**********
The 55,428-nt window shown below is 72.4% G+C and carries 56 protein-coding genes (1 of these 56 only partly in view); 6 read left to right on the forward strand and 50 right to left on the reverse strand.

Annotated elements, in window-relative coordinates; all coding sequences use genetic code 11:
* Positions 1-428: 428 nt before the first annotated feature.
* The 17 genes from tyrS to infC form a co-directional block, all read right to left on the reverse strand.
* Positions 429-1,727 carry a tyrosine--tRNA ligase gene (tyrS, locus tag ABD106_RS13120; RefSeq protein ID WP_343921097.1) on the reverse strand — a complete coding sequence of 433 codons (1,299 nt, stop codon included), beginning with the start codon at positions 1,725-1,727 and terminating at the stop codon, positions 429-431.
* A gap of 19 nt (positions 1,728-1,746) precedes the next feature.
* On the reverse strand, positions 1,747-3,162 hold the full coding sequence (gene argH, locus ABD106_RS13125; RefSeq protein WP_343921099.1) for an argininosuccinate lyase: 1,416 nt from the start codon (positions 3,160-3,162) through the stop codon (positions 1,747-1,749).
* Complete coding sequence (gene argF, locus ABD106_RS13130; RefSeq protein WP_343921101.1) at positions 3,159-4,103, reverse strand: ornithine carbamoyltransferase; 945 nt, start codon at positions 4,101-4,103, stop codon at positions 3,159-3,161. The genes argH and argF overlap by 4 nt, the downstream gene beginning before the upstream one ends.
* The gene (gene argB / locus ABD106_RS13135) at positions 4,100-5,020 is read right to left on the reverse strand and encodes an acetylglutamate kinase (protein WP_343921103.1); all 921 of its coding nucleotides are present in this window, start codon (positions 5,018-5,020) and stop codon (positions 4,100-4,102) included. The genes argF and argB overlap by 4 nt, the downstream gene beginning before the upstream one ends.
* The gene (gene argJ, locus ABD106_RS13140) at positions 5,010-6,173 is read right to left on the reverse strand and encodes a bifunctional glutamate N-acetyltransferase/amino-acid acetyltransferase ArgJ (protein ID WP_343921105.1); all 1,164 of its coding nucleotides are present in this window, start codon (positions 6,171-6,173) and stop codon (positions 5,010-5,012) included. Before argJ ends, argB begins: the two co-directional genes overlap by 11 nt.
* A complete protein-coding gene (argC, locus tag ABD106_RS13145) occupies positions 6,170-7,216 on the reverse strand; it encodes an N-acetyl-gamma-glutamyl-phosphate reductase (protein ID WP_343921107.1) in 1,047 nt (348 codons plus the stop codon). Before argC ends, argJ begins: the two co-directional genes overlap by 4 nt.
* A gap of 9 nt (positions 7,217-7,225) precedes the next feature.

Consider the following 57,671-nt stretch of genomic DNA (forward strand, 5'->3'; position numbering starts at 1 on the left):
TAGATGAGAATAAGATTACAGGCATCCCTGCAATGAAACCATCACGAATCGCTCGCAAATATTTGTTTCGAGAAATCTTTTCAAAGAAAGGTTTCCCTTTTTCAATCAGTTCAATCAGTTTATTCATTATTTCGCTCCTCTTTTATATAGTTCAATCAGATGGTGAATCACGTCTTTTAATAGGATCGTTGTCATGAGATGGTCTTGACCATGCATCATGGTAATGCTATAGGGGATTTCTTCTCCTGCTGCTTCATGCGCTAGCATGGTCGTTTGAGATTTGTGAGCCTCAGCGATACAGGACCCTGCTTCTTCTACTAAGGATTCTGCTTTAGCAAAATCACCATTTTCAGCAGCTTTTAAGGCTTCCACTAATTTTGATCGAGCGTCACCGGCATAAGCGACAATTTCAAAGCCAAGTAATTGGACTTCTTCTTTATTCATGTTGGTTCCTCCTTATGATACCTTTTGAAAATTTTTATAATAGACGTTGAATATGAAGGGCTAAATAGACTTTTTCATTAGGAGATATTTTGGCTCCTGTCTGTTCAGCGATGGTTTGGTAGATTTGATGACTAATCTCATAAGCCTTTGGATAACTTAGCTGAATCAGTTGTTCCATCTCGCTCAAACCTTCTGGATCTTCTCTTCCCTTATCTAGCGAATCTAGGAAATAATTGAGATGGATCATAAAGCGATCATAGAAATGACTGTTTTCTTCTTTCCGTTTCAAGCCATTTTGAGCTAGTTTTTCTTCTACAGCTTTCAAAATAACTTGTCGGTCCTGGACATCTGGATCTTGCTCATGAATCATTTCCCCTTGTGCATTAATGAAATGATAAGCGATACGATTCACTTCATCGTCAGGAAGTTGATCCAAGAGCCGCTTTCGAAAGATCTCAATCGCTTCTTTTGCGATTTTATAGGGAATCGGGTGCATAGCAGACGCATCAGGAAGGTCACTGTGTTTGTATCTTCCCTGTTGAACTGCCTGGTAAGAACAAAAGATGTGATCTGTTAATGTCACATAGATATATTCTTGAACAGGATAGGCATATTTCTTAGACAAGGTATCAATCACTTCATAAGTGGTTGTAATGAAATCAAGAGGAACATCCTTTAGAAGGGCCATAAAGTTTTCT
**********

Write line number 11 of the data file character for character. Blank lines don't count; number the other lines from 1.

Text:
* A complete protein-coding gene (argC, locus tag ABD106_RS13145) occupies positions 6,170-7,216 on the reverse strand; it encodes an N-acetyl-gamma-glutamyl-phosphate reductase (protein ID WP_343921107.1) in 1,047 nt (348 codons plus the stop codon). Before argC ends, argJ begins: the two co-directional genes overlap by 4 nt.